We could also be found at the Virginia Hospital Center out front of their cafeteria sharing information about PSN and living well with Parkinson’s. As in 2017, we also shared this information in the front lobby of the Inova Fair Oaks Hospital.

Sonia Gow spoke to the Loudoun Senior Interest Network on Understanding Life with Parkinson’s.

On April 11, World Parkinson Day, Parkinson Social Network board members Karl and Angela Robb were joined by Dr. Drew Falconer, Co-Director of the Inova Movement Disorders Program to speak about A Journey of Living Well with Parkinson’s. Karl shared his positive attitude about living with Parkinson’s and we learned about the latest medical advancements from Dr. Falconer.

Alec Langstein, well-known for his popular Rock Steady Boxing classes organized Pints for Parkinson’s at Tyson’s Biergarten on April 27 to raise funds for Parkinson Social Network. Thank you, Alec! And everyone who participated.


Parkinson Awareness Month | April 2018
This year we opened two new cafes to reach out to the Parkinson’s community in person. We also participated in bringing awareness through social media.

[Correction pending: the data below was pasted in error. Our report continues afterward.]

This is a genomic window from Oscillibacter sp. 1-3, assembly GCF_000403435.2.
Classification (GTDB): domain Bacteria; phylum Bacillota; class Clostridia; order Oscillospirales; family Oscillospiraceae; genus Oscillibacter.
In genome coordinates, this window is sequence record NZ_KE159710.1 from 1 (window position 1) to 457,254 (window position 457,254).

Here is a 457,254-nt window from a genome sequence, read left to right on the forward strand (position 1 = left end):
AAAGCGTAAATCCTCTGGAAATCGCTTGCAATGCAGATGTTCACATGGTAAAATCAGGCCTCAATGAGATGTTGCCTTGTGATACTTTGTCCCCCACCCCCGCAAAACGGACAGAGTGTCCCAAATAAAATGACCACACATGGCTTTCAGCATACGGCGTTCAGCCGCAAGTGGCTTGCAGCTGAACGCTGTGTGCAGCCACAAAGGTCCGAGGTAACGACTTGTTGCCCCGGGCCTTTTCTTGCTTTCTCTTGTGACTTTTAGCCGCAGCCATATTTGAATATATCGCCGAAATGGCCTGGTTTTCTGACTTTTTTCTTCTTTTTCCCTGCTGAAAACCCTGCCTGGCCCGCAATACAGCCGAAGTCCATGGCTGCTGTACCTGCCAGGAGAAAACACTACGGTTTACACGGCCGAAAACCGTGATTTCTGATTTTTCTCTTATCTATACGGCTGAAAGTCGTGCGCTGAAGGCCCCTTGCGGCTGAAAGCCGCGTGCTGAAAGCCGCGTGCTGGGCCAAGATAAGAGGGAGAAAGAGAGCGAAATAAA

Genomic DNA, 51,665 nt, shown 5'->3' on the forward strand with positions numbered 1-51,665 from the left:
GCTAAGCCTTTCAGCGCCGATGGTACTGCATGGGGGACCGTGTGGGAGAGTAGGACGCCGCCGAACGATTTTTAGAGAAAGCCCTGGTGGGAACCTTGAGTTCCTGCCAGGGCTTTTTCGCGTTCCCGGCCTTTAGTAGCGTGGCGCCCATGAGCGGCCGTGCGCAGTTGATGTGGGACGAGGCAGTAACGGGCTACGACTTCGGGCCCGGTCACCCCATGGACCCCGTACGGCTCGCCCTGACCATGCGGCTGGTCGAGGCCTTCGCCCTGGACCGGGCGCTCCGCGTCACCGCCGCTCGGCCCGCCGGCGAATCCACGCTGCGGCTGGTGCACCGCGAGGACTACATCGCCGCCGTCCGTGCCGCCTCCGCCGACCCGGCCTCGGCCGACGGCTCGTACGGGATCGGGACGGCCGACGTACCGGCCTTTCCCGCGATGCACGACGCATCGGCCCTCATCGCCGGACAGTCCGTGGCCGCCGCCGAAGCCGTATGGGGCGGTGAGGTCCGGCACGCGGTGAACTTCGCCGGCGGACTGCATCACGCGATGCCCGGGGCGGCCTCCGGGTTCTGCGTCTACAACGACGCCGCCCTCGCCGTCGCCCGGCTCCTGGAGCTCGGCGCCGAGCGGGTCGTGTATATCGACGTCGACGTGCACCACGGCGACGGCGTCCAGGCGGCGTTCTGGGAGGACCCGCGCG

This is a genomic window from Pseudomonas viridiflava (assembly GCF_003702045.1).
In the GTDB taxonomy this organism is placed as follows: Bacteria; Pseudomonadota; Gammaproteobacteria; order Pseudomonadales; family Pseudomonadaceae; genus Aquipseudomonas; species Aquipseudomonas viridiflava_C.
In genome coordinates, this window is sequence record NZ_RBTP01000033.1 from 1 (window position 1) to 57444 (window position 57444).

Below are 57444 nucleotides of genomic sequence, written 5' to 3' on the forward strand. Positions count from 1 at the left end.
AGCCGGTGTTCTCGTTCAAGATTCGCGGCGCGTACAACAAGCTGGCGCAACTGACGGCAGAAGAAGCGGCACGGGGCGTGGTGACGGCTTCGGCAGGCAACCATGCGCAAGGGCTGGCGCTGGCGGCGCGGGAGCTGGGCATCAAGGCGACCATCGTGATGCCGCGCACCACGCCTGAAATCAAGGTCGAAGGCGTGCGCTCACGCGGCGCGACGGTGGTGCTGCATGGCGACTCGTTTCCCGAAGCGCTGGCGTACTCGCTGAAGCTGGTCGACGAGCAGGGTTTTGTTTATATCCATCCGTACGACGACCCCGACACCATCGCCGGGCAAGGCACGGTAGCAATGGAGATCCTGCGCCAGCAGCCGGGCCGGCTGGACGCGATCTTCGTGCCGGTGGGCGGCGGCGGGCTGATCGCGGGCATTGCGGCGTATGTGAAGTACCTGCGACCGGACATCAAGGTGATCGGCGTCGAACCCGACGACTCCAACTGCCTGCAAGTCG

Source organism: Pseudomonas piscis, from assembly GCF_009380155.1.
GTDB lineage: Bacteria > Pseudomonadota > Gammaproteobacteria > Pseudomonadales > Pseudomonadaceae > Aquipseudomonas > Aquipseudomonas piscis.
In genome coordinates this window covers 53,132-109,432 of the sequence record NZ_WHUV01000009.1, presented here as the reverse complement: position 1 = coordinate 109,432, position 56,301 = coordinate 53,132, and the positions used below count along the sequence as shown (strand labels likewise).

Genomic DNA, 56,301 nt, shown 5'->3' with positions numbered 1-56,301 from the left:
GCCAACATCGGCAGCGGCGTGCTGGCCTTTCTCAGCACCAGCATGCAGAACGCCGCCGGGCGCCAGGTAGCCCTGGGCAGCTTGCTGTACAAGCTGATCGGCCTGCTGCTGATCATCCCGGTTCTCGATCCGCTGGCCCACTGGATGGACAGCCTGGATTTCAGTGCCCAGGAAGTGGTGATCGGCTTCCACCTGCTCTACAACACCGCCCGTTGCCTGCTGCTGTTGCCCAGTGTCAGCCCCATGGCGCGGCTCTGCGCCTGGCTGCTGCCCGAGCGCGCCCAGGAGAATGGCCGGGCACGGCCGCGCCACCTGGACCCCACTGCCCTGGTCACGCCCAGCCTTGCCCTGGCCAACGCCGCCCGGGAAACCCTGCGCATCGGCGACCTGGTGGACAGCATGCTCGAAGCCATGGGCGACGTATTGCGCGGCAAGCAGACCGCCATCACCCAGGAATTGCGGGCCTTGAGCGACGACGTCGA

Fairfax 50+ Podcast | October 2018
Sonia Gow, founder and president of the Parkinson Social Network, and Carol Barrett, a member of the network whose husband was diagnosed with Parkinson’s in 2002, discuss what caregivers need to know about the disease including how to find services. They also discuss the unique role the Parkinson Social Network plays in helping people with the diagnosis and caregivers cope and support each other.
Tune in at Fairfax 50+ Podcast.

Northern Virginia Dementia Care Consortium | November 12, 2018
Exhibitor table.
PSN shared information about Parkinson’s disease and our organization.


Parkinson Awareness Month | April 2017
Parkinson Awareness Month in 2017 was special because Parkinson organizations around the world worked together to bring attention to the fact that Parkinson’s was first described 200 years ago.
PSN set up a table at our local Inova Fair Oaks Hospital on eight days throughout the month with information about Parkinson’s, local resources and services. We were joined by volunteers from several local support groups.

Walk the Walks, Winchester | April 22, 2017
Sonia Gow gave a presentation entitled “Patients are people too!”.
This event was organized by organized by Cheryl Reams, Coordinator for the Greater Winchester Area Parkinson’s Support Group. ​

Carewise Conference for Community Resources | April 25, 2017
We were an exhibitor at this event, sharing information about Parkinson’s disease and our organization.

Navigating the Caregiver Journey | October 7, 2017
Arlene Edwards, Treasurer of the Parkinson Social Network gave a presentation at one of their workshops, and
shared local resources and services with her audience.

Northern Virginia Positive Aging Fair | October 22, 2017
Exhibitor table.
PSN shared information about Parkinson’s disease and our organization.

Northern Virginia Dementia Care Consortium | November 10, 2017
Exhibitor table.
PSN shared information about Parkinson’s disease and our organization.